I painted this oil study from observation to study how actual bronze surfaces weather. Note how the upfacing planes of the hat brim, the lapel, and the forehead are all oxidized to a light blue-green color.
The hollows and the downfacing planes weather in a different way as this photo shows. Instead of being entirely covered with a light blue-green oxidation, the downward planes tend to be darker and browner. This is because the downfacing planes are exposed to less rainwater. The top of the ball is also shielded from rain, and lacks oxidation. Wherever the planes face downward, the water is forced to flow in fixed rivulets. Each rivulet then becomes a line of oxidation.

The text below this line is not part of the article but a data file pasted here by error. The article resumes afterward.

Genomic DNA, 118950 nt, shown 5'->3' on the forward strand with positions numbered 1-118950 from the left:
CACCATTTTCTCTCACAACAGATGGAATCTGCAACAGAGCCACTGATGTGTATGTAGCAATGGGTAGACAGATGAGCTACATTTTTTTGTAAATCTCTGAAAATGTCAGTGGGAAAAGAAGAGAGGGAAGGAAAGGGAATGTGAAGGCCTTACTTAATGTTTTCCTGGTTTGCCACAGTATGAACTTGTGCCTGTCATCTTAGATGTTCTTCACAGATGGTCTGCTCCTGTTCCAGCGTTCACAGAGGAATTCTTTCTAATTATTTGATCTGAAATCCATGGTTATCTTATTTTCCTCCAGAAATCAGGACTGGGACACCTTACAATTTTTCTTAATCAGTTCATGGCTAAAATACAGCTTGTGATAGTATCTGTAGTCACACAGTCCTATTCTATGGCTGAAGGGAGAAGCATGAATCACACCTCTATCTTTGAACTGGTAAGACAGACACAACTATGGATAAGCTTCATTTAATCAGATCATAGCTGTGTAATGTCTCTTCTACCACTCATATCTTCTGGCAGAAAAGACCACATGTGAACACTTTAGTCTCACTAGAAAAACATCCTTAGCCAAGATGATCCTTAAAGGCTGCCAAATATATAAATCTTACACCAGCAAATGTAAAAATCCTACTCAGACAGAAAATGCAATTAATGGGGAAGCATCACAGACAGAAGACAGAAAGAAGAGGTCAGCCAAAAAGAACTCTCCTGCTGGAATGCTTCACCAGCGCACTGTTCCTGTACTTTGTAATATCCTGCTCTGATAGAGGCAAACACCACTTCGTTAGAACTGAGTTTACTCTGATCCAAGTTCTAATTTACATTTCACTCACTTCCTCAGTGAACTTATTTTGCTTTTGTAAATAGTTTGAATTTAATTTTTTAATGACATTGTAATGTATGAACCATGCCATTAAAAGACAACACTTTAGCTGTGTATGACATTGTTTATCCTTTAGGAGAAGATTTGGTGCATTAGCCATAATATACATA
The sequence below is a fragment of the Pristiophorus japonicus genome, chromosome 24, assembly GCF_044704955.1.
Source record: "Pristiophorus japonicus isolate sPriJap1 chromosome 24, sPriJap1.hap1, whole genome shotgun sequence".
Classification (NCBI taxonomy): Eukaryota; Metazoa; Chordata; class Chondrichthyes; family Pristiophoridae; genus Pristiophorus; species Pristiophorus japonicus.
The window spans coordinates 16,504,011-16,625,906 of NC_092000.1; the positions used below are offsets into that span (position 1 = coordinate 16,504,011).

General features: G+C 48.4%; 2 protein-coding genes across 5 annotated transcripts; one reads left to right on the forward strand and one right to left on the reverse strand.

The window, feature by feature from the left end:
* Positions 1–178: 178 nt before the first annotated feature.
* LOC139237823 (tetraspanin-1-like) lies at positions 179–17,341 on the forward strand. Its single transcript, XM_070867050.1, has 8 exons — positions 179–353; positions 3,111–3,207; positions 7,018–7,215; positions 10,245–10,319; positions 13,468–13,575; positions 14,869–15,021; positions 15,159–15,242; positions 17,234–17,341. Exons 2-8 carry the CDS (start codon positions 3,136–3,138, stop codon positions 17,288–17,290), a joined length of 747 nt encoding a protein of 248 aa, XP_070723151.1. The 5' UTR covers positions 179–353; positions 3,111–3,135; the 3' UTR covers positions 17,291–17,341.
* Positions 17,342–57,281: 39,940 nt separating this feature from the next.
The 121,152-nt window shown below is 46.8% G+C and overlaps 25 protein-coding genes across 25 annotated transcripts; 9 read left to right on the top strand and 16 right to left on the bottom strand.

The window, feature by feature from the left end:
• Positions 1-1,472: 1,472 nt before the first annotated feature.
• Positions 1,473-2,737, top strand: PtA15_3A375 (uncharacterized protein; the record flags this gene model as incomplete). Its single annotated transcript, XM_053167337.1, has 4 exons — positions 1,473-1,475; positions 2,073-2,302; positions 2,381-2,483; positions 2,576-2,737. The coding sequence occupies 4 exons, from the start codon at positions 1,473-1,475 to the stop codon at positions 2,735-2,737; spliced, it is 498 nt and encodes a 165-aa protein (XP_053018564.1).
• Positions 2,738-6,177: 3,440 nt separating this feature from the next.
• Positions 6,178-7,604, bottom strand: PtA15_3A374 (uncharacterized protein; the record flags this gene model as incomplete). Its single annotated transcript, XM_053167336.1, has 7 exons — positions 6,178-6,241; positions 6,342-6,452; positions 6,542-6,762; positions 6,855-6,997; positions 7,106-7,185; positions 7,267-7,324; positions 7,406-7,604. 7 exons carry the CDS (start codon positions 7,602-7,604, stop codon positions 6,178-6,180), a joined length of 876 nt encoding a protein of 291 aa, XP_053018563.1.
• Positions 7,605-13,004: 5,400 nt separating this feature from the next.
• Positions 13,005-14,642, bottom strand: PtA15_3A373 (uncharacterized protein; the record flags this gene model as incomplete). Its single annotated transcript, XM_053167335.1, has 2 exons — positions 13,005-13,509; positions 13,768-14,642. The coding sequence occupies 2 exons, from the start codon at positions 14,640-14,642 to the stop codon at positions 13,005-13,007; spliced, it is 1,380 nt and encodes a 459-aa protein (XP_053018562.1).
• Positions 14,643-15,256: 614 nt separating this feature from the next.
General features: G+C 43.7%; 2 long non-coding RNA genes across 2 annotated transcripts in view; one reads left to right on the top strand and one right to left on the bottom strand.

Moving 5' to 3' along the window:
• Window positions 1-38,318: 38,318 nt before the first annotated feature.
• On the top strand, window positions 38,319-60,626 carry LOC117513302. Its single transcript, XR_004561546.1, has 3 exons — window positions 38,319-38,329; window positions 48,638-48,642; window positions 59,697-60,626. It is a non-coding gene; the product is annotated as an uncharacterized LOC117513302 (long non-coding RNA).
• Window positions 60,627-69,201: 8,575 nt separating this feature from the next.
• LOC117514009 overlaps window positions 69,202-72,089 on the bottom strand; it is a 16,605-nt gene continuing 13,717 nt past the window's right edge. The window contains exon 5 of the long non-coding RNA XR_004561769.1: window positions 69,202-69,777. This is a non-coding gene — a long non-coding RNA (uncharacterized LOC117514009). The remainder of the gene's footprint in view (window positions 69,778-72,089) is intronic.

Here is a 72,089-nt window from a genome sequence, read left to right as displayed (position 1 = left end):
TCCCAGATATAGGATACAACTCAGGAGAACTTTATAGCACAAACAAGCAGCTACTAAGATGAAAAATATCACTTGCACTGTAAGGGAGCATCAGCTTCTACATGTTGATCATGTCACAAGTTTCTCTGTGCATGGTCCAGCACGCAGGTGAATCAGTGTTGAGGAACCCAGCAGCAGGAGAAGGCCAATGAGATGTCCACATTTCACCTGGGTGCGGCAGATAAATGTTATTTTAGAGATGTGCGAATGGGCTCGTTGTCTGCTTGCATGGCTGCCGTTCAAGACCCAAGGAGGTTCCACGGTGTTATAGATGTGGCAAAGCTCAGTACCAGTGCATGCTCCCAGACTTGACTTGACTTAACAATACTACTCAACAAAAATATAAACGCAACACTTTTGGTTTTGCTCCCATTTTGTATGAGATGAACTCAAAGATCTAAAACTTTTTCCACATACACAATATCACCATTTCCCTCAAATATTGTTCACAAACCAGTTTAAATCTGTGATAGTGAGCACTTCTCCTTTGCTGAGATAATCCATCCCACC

You can play with this effect. This bronze head from the title page of Dinotopia: Journey to Chandara was entirely invented. Along the cheeks the rivulets almost look like the path of tears.
If the statue is in a public area, projecting forms are often buffed to a golden sheen from contact with the hands (or hides) of passersby.
As the rainwater drains off the statue, the dissolved oxides leave stains on the white marble below.
Tomorrow: Reply Card